Even against an opponent as weak as Old Dominion, that level of efficiency requires outstanding execution and further illustrates how much this Carolina team has improved over the course of the year.
In addition, Tar Heel fans should be excited by the play of quarterback Marquise Williams and by the fact that all 11 touchdowns were scored by a freshman or sophomore, with the offense primed for further improvement as those players mature and are joined by additional talent from this year’s class.
That said, there’s not a whole lot to be gained by looking at the X’s and O’s in this sort of game, as the Heels were so dominant that there was little need to run anything but their most vanilla stuff, relying on the huge talent differential and efficient execution to produce a dominant performance.
That said, the Monarchs did manage to take the lead briefly early in the first quarter, thanks to a muffed punt by senior Tre Boston and a 27-yard pass play that set up the touchdown from there. Then the defense managed to give up an 81-yard rush early in the third quarter, leading to another score. At the risk of focusing on nearly the only negatives in this game, we’ll take a look at what led to these defensive breakdowns.
The short answer is poor open-field tackling on the first play and poor gap discipline on the second. On the 27-yard completion setting up the first score, Carolina blitzes the corner on second-and-10, hoping to force a quick throw short of the sticks, with the safety responsible to cover for the blitzing corner, breaking down and making the tackle for a short gain if the quarterback is able to get the ball out quickly.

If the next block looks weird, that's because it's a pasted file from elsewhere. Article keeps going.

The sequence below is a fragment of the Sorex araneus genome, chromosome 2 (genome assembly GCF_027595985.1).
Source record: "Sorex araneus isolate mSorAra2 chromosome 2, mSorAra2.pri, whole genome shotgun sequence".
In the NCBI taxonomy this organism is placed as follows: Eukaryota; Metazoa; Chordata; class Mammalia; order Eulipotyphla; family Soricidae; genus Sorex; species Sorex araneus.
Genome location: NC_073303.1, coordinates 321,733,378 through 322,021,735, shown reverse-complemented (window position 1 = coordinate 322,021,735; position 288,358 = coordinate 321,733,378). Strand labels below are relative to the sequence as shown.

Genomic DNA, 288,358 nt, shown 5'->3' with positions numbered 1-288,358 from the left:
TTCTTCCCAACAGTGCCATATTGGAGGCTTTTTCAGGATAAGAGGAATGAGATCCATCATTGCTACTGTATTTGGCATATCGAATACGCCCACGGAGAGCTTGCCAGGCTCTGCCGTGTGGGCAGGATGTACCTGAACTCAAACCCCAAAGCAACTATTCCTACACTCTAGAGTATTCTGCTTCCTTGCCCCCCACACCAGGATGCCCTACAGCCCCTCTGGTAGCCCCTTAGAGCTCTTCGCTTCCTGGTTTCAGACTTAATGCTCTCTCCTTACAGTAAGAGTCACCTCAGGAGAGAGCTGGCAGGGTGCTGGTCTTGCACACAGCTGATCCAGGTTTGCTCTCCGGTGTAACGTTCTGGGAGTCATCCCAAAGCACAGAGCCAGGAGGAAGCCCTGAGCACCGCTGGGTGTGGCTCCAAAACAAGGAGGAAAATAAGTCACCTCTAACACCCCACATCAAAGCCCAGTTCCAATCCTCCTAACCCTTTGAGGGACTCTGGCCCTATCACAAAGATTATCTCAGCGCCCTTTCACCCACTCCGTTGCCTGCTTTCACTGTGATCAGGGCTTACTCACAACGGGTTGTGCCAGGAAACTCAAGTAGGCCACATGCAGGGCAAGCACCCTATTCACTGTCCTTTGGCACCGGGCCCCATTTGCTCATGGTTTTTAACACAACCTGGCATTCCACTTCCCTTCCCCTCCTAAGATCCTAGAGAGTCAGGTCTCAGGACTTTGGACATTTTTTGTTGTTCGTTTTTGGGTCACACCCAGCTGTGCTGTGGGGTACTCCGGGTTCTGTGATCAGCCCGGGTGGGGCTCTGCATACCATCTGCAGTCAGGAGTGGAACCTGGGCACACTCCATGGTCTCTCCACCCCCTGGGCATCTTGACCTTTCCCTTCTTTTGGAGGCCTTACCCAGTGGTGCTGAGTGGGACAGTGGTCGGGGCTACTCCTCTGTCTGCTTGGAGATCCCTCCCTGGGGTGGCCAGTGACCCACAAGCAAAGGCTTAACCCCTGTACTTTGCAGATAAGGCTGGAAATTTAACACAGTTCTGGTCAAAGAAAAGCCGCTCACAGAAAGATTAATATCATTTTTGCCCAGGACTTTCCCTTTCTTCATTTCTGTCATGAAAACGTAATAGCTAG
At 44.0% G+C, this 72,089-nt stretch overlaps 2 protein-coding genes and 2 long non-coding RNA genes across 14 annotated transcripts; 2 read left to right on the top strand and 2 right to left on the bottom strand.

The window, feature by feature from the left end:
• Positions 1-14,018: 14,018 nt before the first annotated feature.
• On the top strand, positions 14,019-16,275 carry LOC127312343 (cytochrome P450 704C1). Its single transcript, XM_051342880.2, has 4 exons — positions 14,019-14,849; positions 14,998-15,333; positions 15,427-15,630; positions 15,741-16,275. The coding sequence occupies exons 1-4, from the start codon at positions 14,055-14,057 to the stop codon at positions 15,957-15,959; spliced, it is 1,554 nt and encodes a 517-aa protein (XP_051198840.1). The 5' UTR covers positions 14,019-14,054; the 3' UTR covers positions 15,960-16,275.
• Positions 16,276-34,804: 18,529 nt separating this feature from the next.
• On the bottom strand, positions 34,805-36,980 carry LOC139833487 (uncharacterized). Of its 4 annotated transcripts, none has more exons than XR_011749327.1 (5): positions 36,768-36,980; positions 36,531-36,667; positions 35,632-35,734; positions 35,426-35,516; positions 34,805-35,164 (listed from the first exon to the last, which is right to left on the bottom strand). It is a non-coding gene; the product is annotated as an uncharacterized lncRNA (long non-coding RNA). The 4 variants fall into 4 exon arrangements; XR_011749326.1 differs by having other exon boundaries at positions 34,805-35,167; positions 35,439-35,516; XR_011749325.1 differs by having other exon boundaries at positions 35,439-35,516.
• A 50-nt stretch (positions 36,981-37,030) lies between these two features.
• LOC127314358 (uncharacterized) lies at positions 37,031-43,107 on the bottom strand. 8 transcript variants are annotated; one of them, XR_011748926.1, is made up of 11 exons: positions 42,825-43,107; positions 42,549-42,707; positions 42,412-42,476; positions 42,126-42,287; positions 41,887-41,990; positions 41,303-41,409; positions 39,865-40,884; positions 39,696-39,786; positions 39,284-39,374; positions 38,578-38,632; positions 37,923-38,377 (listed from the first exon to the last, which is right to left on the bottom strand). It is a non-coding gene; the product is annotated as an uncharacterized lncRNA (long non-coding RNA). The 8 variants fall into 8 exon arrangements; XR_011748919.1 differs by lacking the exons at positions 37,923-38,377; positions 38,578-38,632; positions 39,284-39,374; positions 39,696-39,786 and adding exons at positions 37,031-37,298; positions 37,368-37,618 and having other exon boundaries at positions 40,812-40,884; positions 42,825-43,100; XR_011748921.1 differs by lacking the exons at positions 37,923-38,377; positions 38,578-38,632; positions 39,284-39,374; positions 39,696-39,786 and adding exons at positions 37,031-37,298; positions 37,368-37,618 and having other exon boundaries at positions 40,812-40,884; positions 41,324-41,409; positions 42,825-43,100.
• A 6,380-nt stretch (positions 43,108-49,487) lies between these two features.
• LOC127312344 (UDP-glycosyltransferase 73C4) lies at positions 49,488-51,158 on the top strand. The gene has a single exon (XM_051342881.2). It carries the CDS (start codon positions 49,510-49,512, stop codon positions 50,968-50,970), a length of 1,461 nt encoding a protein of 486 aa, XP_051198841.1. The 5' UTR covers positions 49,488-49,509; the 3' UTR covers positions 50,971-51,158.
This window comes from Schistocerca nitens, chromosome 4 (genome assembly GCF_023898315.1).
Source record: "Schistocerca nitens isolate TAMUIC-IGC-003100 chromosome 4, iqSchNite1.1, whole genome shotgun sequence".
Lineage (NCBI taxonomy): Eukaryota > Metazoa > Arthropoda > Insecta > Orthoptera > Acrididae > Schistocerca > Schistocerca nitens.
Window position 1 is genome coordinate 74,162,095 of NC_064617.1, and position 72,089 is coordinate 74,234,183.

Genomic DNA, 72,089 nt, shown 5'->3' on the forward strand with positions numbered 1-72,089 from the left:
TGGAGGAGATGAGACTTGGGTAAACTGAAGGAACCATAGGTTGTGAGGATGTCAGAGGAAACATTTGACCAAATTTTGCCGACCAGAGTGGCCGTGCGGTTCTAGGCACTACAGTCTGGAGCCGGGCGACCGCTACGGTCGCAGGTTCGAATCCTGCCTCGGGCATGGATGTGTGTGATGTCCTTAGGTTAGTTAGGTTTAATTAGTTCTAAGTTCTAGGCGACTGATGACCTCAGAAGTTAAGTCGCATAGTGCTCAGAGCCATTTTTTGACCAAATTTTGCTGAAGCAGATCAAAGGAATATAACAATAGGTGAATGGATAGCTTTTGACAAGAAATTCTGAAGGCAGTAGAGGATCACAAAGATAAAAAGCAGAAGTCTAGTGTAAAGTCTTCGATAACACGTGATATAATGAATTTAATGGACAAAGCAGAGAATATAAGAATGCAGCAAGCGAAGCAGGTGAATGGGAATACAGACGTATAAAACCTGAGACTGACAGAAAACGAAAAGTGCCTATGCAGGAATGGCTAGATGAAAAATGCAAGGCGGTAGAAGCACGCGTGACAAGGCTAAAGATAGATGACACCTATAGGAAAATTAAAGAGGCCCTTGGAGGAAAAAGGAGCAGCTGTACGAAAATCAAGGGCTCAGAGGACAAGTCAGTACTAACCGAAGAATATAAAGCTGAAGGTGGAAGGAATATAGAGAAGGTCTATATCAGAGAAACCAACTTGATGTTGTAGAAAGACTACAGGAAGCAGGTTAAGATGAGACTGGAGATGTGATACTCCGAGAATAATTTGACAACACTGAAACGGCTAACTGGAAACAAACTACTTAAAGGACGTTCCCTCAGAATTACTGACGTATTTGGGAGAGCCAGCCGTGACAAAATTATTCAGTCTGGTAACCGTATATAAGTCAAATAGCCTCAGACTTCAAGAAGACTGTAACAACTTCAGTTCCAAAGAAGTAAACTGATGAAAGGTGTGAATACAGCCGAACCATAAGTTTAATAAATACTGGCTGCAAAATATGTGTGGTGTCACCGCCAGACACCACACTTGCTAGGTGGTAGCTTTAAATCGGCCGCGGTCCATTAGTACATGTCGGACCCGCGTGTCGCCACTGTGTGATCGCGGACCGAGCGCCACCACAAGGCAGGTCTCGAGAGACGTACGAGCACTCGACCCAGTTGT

ODU quarterback Taylor Heinicke does exactly that, quickly getting the ball to his hot route, a hitch to the blitz side.
Boston is a bit late in his rotation but is still in decent position to make the tackle, but he doesn’t keep his weight forward, gets on his heels, and misses the open-field tackle, turning a five-yard gain into a 27-yard gain and a touchdown on the next play.
The long run was simply a matter of poor gap discipline and secondary support, the same formula that has led to backbreaking long runs in prior games, most notably the long run by South Carolina’s Mike Davis in the first game.
Bandit Norkeithus Otis rushes hard inside as though there were supposed to be an end-tackle loop with the tackle coming back outside, so Carolina winds up with two players in the “B” gap and nobody in the “C” gap allowing the running back to cut inside the safety filling the alley.
It’s not clear from the tape whether the tackle simply got caught inside on the loop or whether Otis simply lost his gap responsibility by coming too hard inside (which appears to be more likely), but this is a good example of how even against a lesser opponent, one small bust can lead to points.
That said, I can’t discuss this play without mentioning Jabari Price’s speed and effort in running this play down from behind and making the tackle. That kind of effort even in a blowout should be recognized.